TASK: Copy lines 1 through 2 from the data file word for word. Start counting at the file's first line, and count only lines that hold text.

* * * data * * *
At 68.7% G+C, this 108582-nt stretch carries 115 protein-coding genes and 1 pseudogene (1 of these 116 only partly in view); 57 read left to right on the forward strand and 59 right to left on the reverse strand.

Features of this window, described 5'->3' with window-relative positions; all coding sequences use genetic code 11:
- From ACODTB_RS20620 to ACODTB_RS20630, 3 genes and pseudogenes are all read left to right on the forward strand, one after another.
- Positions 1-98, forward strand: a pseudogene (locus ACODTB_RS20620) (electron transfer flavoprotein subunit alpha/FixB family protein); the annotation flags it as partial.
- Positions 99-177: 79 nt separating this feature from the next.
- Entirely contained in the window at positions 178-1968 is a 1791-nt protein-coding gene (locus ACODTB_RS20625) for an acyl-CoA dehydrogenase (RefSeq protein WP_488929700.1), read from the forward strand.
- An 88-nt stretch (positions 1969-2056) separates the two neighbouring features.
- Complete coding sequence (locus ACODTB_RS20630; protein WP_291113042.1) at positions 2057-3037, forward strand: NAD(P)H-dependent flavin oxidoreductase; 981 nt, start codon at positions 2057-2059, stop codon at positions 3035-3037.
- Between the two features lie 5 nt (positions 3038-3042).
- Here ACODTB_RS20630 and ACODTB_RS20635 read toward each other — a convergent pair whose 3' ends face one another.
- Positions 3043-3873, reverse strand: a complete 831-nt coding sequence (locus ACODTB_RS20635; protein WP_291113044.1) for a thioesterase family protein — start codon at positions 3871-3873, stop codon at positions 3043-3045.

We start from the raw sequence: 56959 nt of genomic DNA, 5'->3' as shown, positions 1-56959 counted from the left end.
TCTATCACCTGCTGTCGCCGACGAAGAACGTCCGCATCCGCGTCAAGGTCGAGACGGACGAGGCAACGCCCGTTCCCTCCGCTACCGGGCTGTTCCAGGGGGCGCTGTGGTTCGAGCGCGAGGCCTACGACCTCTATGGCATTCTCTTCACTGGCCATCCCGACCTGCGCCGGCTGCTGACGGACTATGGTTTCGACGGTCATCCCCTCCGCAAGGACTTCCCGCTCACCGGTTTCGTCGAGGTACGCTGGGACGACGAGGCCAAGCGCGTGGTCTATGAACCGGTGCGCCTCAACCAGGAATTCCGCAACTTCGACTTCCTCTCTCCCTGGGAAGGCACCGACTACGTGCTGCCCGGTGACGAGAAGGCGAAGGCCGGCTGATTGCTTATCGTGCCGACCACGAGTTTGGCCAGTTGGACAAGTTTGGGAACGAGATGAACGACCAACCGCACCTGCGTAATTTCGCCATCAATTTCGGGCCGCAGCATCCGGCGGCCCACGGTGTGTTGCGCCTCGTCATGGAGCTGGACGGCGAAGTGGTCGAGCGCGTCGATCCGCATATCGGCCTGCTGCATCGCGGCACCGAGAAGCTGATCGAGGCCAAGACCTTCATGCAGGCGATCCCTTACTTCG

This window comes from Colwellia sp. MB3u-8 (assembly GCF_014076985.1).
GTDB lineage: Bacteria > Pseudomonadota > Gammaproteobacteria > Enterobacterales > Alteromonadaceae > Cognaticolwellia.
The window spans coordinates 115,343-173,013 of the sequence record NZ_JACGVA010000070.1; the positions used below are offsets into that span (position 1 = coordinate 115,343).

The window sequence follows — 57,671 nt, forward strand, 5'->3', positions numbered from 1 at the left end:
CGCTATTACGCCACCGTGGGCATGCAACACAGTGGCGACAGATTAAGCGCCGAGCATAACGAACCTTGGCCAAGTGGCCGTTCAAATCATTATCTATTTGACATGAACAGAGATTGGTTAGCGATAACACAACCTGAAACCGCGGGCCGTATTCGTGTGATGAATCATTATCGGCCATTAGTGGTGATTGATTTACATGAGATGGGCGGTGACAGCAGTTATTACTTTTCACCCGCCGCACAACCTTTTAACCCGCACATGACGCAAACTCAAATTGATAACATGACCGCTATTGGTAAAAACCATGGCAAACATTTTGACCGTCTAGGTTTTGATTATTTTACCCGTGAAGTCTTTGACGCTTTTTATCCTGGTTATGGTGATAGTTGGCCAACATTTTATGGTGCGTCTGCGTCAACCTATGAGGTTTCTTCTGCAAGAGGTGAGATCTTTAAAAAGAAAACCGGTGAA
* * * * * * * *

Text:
At 68.7% G+C, this 108582-nt stretch carries 115 protein-coding genes and 1 pseudogene (1 of these 116 only partly in view); 57 read left to right on the forward strand and 59 right to left on the reverse strand.

Features of this window, described 5'->3' with window-relative positions; all coding sequences use genetic code 11: